Solved

Cannot su root!

Posted on 2007-03-26
8
873 Views
Last Modified: 2013-12-04
I had another question/problem posted earlier after I accidentally did chmod -R 660 / instead of for the one directory I was dealing with.

What I ended up doing was using getacl on a clean installation and setacl back on the original box. This seems to have cleared up some problems but now I have at least one new one:

I cannot su to root! I get = incorrect password. The password is correct b/c I can login as root with it. Here is what I have done so far:

a) userdel -r myuser

b) useradd myuser

c) googled around and saw add user to wheel and root

d) still cannot!


Thanks for any help!

0
Comment
Question by:techwhore
[X]
Welcome to Experts Exchange

Add your voice to the tech community where 5M+ people just like you are talking about what matters.

  • Help others & share knowledge
  • Earn cash & points
  • Learn & ask questions
8 Comments
 
LVL 12

Expert Comment

by:ibu1
ID: 18791462
Try su -
0
 
LVL 9

Expert Comment

by:kfullarton
ID: 18792230
It probably has something to do with /etc/pam.d/su.  Depending on what is configured there will determine what's required for an account to be able to su.
0
 
LVL 4

Expert Comment

by:mjutras
ID: 18792312
You should use sudo <command> instead of su because its more secure but if you need to log as root check that your distrib allow you! kubuntu generally doesnt allow su but you can fix it with those following commands:

sudo su -
passwd
0
NEW Veeam Agent for Microsoft Windows

Backup and recover physical and cloud-based servers and workstations, as well as endpoint devices that belong to remote users. Avoid downtime and data loss quickly and easily for Windows-based physical or public cloud-based workloads!

 

Author Comment

by:techwhore
ID: 18793553
No luck with su - either!

I got "Sorry, sudo must be setuid root" I googled this error and fixed it by chmod 4111 on sudo and that got rid of the error but cannot su - still rejects root password.

Guys keep in mind this is a problem resulting from chmoding the whole system to 660 then trying to repair it with setacl with a dump from a clean system.... obviously I screwed something up with permissions. Could su root before no problem. Thanks!


0
 
LVL 9

Expert Comment

by:kfullarton
ID: 18793844
What distribution is this?  On RedHat and the like, check permissions on /etc/pam.d/su, should be 644......can you also post the contents here?
0
 

Author Comment

by:techwhore
ID: 18793892
So digging a bit deeper I see that SUID/SGID have been replaced by my setacl... Does anyone have a suggestion how I can set these back to the way they should be? Thanks!
0
 
LVL 11

Expert Comment

by:kblack05
ID: 18801035
Also check the contents of the file /etc/sudoers:

[root@server1 ~]# cat /etc/sudoers
# sudoers file.
#
# This file MUST be edited with the 'visudo' command as root.
#
# See the sudoers man page for the details on how to write a sudoers file.
#

# Host alias specification

# User alias specification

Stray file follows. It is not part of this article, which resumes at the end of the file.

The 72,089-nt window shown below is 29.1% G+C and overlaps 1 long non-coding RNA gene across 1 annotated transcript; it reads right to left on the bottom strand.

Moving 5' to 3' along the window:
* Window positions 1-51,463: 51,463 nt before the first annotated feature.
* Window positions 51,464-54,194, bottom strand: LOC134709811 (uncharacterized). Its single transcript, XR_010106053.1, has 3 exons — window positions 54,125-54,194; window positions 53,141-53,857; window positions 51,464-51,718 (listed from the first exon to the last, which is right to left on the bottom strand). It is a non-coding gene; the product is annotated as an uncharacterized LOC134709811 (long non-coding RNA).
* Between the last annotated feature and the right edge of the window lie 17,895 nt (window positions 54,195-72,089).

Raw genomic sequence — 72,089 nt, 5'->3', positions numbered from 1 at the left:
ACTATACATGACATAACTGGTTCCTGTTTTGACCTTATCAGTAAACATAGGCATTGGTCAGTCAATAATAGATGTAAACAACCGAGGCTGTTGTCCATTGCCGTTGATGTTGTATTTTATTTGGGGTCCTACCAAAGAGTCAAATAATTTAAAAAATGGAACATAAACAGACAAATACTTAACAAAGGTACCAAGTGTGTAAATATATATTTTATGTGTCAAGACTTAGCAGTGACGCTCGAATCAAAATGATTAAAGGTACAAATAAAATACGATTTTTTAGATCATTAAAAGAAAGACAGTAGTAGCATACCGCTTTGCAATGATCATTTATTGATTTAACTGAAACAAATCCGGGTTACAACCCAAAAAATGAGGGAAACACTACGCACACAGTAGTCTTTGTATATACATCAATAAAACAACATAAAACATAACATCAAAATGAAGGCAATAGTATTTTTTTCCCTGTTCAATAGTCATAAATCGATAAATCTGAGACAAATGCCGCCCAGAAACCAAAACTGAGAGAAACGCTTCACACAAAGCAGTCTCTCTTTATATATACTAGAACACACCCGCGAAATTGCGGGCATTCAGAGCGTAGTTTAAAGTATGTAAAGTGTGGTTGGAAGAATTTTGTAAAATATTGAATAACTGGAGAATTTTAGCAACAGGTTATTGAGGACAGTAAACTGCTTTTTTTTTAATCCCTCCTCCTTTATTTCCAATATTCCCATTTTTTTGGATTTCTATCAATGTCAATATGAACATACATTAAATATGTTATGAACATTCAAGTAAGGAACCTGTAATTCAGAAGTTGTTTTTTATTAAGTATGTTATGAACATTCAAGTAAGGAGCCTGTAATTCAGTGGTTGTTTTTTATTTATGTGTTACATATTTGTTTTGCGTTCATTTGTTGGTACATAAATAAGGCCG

# Cmnd alias specification

# Defaults specification

# User privilege specification
root    ALL=(ALL) ALL

# Uncomment to allow people in group wheel to run all commands
# %wheel        ALL=(ALL)       ALL

# Same thing without a password
# %wheel        ALL=(ALL)       NOPASSWD: ALL

# Samples
# %users  ALL=/sbin/mount /cdrom,/sbin/umount /cdrom
# %users  localhost=/sbin/shutdown -h now

[root@server1 ~]#


Be sure that users and root are in there which need access.
0
 
LVL 1

Accepted Solution

by:
crovaxy earned 500 total points
ID: 18822219
Is /bin/su with 4755 permissions? (or 4111).
/bin/su does not complain about the setuid bit as sudo does. try fixing it with: chmod 4755 /bin/su
0

Featured Post

Free Tool: Port Scanner

Check which ports are open to the outside world. Helps make sure that your firewall rules are working as intended.

One of a set of tools we are providing to everyone as a way of saying thank you for being a part of the community.

Question has a verified solution.

If you are experiencing a similar issue, please ask a related question

Article by: btan
The intent is not to repeat what many has know about Ransomware but more to join its dots of what is it, who are the victims, why it exists, when and how we respond on infection. Lastly, sum up in a glance to share such information with more to help…
Join Greg Farro and Ethan Banks from Packet Pushers (http://packetpushers.net/podcast/podcasts/pq-show-93-smart-network-monitoring-paessler-sponsored/) and Greg Ross from Paessler (https://www.paessler.com/prtg) for a discussion about smart network …
Learn several ways to interact with files and get file information from the bash shell. ls lists the contents of a directory: Using the -a flag displays hidden files: Using the -l flag formats the output in a long list: The file command gives us mor…
Connecting to an Amazon Linux EC2 Instance from Windows Using PuTTY.
Suggested Courses

622 members asked questions and received personalized solutions in the past 7 days.

Join the community of 500,000 technology professionals and ask your questions.

Join & Ask a Question